Mac Jones was the last first-round quarterback taken in the 2021 NFL Draft. There’s no question, however, that halfway through all their rookie seasons, the Patriots’ No. 15 overall pick has been the best of the bunch.
Zach Wilson, who went No. 2 to the Jets, remains on the shelf with a knee injury. Trey Lance, the No. 3 pick of the 49ers, rides the bench behind a suddenly red-hot Jimmy Garoppolo. Justin Fields had to wait a while to play after going No. 11 to the Bears and still could finish strong.
Because of that Jones, who has started since Week 1, can be only compared to the Jaguars’ Trevor Lawrence. The No. 1 overall pick also has held that season-long status for Jacksonville.
By every metric, from the Patriots’ strong winning record to passing efficiency, Jones has been the better rookie QB. Jones has begun his career at 6-4 with an solid 94.1 rating at 7.2 yards per attempt. Lawrence is 2-7 with a bad 72.2 rating at 6.0 yards per attempt.
Does that mean the Jaguars made a big mistake by taking the wrong college championship QB, Lawrence instead of Jones? With the Patriots in playoff position under Bill Belichick and the Jaguars sputtering with Urban Meyer, that narrative has gained steam as Jones keeps improving and Lawrence seems to be regressing. But the real question is, had the situations been reversed, which rookie passer would be looking better now?
Jones has had superior coaching with Belichick and offensive coordinator Josh McDaniels from the get-go. He also has benefited from being able to complement a strong defense (No. 2 scoring, No. 6 total) and solid rushing attack (No. 10, 114.5 yards per game). The Patriots’ offensive line also remains sturdy in front of Jones.
Lawrence seemed to at least have superior weapons going into the season with D.J. Chark Jr., Marvin Jones Jr. and Laviska Shenault Jr. as his top three wide receivers. But he lost that one advantage when Chark went down with a season-ending ankle injury in early October and as inexplicably, Jones and Shenault have seen their roles diminish the passing game since.
So now also give Jones the offensive skill support advantage with wide receivers Kendrick Bourne, Jakobi Meyers and Nelson Agholor, along with his clear go-to guy, tight end Hunter Henry. Lawrence’s best targets now are tight end Dan Arnold and hybrid kickoff returner Jamal Agnew.
Don’t be fooled by Lawrence being sacked only 16 times when compared to Jones being dropped 19 times. Lawrence’s protection and the Jaguars’ overall blocking is above average, but it is nowhere near great. The Jaguars have had a good running game, however, with second-year back James Robinson helping them average 5.1 yards per attempt. With more positive game scripts, Jacksonville would be a lot higher than No. 16 in rushing offense.
But the Jaguars, with Meyer and offensive coordinator Darrell Bevell, have reined in Lawrence from showing off his big arm. They also haven’t let him run to support his passing at times given his athleticism. While Meyer and Bevell are treating one of the most promising QB prospects in NFL history like a limited veteran bridge option, Belichick and McDaniels are trusting the cerebral pocket-passing Jones with complicated concepts they used to throw on the GOAT, Tom Brady. The Patriots, as they always are, have been more versatile, multiple and creative in getting as many players as possible into the action to help Jones.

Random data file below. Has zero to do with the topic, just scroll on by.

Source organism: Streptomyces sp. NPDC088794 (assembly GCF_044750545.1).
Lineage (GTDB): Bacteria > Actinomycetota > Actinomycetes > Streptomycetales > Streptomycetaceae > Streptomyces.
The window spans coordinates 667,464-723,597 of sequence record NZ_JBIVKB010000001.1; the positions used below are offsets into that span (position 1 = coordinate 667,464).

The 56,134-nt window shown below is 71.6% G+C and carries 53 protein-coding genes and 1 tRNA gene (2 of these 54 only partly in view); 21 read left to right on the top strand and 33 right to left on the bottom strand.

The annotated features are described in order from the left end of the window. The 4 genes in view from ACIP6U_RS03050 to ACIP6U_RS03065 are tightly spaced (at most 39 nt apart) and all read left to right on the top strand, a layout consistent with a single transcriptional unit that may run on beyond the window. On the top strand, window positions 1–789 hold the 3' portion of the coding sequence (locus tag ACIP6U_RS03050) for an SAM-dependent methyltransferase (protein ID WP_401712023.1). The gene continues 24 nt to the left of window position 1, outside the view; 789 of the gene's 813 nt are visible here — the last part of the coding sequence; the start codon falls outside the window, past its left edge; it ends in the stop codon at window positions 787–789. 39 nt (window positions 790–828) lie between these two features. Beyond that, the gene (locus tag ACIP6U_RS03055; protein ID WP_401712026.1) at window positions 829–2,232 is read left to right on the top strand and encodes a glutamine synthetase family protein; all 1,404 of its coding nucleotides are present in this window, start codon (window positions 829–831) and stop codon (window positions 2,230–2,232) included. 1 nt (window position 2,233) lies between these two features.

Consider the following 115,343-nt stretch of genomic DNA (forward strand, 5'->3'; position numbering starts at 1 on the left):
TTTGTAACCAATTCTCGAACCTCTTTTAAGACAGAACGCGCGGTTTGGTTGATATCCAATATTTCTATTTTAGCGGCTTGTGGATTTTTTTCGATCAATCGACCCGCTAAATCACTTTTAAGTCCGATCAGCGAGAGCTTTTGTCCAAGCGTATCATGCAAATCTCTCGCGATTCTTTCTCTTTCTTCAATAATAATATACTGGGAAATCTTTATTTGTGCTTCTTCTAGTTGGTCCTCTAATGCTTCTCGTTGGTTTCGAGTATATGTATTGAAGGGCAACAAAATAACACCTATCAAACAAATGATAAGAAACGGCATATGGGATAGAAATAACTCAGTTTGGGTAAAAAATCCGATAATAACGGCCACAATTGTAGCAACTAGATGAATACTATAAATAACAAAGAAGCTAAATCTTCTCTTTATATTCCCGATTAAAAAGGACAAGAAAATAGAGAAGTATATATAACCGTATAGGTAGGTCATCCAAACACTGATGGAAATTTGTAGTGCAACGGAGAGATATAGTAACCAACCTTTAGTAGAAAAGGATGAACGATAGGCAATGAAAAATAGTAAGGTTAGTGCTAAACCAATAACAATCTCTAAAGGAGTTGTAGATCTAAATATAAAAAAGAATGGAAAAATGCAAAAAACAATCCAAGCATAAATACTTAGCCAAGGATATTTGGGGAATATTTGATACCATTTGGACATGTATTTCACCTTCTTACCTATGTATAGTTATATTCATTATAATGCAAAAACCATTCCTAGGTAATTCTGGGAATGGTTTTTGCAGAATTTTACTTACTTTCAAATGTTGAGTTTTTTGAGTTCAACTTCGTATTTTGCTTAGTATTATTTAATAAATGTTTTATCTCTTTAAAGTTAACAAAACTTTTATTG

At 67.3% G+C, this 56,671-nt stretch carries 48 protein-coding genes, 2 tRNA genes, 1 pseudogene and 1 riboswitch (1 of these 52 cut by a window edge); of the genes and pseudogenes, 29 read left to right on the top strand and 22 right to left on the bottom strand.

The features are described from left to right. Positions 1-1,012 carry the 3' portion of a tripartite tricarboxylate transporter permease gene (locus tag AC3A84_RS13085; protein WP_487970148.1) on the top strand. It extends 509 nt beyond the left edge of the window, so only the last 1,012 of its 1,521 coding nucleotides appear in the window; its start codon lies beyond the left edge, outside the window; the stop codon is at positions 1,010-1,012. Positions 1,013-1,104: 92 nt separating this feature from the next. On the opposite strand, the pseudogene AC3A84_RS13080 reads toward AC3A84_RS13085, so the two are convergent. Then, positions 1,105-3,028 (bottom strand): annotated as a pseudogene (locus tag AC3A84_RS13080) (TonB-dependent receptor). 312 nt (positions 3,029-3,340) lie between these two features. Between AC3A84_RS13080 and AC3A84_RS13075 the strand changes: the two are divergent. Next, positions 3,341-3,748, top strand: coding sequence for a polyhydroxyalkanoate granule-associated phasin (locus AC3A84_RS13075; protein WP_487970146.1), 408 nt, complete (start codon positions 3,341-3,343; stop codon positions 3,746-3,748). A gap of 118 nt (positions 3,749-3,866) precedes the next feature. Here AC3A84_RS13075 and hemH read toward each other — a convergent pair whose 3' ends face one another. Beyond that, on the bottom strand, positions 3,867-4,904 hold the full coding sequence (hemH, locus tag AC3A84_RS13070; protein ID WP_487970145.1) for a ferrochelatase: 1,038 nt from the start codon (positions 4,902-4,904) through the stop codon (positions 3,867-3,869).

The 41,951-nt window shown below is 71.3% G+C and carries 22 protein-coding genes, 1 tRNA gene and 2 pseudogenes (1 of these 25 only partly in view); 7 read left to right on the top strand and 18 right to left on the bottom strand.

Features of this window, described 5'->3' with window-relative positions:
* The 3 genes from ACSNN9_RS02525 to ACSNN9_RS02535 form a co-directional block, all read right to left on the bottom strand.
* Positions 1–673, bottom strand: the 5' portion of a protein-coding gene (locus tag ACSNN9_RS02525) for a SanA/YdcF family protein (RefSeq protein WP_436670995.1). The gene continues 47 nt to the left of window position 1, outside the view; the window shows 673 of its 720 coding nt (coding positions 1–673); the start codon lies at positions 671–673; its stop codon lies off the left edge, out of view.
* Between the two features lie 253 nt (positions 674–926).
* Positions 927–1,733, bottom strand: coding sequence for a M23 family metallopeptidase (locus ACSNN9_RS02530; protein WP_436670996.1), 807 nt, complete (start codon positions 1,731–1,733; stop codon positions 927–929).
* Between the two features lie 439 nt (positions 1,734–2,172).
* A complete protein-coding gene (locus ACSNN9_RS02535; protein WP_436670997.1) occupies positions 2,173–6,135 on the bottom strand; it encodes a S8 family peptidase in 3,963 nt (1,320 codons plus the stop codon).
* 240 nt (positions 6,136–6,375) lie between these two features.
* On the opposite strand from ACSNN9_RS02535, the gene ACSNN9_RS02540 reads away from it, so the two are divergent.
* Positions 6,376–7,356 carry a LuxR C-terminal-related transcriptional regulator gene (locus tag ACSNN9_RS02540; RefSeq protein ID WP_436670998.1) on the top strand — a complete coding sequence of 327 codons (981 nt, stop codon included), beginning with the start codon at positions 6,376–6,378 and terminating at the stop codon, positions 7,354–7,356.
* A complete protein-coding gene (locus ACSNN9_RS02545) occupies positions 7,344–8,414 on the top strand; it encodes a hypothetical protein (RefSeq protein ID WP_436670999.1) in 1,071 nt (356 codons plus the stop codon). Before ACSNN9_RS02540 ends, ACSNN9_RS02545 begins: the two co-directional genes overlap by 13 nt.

The scouting report on Lawrence coming into the league was off the charts in terms of physical skill set. But Meyer and Bevell have done no him service with the mental part of his game. Jones doesn’t have the same natural attributes but he’s executing within a superior system, which shouldn’t surprise anyone given the half-season sample size.
The Patriots seem to be much more aware of the type of quarterback they drafted and are playing to Jones’ strengths and minimizing his weaknesses. In contrast, the Jaguars have been rather clueless with the jackpot they landed at the top.
This is why it’s often good to drop a little in the draft for a skilled QB, to avoid bad teams and land with better-schemed offensive teams. Justin Herbert (No. 6 in 2020), Lamar Jackson (No. 32 in 2018), Patrick Mahomes (No. 10 in 2017) and Dak Prescott (fourth round in 2016) are great recent examples of this. Had any of those QBs landed into a Lawrence-like situation with questionable offensive coaching and limited support, they would haven’t found early success and built on that.
Imagine if Jones had been a Jaguar. There’s no doubt he would have struggled. Likewise, Lawrence would be lighting it up for the Patriots.
Whenever a team has a first overall pick on a QB, it should operate like the Cardinals with Kyler Murray in 2019. They knew what they were getting in the dual threat of Murray, knew what he did well and went to work to find the right offensive-minded coach for him in Kliff Kingsbury and then quickly, aggressively, upgraded his personnel support.
The Jaguars have no excuse for not lifting Lawrence early. All young QBs, no matter how talented they are, are dependent QBs. They can be either accelerated into top-flight play by their coaching, or fast-tracked to bust status, squandering something that could have been special.
It doesn’t matter had the Jaguars taken Jones, Wilson, Lance or Fields. They would have not helped any of them well as rookies. The Bears, getting limited returns from Fields, need to make their expected coaching change with his immense upside in his mind for 2022 and beyond.
So, no the Jaguars should not have taken Jones instead of Lawrence. They would have lost either way, while the Patriots, because of Belichick and McDaniels, already were in a win, win, win, win or win situation with whichever top QB prospect fell to them.
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